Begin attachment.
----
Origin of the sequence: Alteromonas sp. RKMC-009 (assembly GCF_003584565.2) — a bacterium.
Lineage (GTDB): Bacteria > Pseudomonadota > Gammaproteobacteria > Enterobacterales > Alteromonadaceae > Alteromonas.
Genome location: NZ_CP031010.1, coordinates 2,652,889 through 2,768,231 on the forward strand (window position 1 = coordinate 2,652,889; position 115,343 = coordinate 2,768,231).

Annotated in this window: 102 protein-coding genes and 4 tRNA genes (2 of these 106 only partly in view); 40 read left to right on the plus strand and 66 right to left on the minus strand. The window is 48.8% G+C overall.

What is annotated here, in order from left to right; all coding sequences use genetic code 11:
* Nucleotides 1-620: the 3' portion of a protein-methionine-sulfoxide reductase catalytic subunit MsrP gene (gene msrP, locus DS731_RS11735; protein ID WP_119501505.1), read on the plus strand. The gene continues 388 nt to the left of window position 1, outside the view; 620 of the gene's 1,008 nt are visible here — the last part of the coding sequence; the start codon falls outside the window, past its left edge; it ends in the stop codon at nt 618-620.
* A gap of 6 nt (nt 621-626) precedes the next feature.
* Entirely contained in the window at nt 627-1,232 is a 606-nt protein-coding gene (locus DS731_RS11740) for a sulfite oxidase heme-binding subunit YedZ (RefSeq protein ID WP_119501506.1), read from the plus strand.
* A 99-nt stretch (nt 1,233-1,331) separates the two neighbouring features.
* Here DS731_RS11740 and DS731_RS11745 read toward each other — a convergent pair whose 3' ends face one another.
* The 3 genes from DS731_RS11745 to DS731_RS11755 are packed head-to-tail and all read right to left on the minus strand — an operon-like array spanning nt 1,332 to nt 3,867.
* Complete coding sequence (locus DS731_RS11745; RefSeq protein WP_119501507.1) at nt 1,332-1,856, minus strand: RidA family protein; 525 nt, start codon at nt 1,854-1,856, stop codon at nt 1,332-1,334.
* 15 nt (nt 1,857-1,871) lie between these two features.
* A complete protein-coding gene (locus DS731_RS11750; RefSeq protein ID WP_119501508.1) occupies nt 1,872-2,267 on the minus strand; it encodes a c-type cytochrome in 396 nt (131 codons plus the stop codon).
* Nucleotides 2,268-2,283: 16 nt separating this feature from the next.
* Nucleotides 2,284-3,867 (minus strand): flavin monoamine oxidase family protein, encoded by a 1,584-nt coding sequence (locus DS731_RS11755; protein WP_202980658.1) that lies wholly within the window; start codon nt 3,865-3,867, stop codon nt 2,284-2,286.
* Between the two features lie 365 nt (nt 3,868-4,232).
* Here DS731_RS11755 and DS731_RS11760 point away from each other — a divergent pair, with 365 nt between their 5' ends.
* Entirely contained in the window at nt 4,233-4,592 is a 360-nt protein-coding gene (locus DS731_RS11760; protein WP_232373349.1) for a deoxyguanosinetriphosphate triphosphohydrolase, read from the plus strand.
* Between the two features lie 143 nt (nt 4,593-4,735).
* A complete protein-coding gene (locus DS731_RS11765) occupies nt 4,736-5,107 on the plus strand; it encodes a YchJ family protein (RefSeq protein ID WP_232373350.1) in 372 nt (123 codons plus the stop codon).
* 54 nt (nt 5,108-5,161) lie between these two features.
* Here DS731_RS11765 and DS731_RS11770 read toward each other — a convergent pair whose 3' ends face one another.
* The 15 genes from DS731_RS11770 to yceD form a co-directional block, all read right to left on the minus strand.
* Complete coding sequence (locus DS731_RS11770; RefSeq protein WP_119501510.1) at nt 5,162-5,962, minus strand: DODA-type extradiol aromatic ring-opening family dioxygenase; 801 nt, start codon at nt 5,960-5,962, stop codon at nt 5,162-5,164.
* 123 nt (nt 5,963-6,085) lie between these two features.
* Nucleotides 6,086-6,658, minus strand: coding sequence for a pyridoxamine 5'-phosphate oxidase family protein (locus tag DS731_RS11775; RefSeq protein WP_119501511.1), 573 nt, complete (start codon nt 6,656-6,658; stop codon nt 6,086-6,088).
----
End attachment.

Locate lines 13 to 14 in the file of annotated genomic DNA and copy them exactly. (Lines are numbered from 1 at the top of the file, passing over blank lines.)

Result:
* 15 nt (nt 1,857-1,871) lie between these two features.
* A complete protein-coding gene (locus DS731_RS11750; RefSeq protein ID WP_119501508.1) occupies nt 1,872-2,267 on the minus strand; it encodes a c-type cytochrome in 396 nt (131 codons plus the stop codon).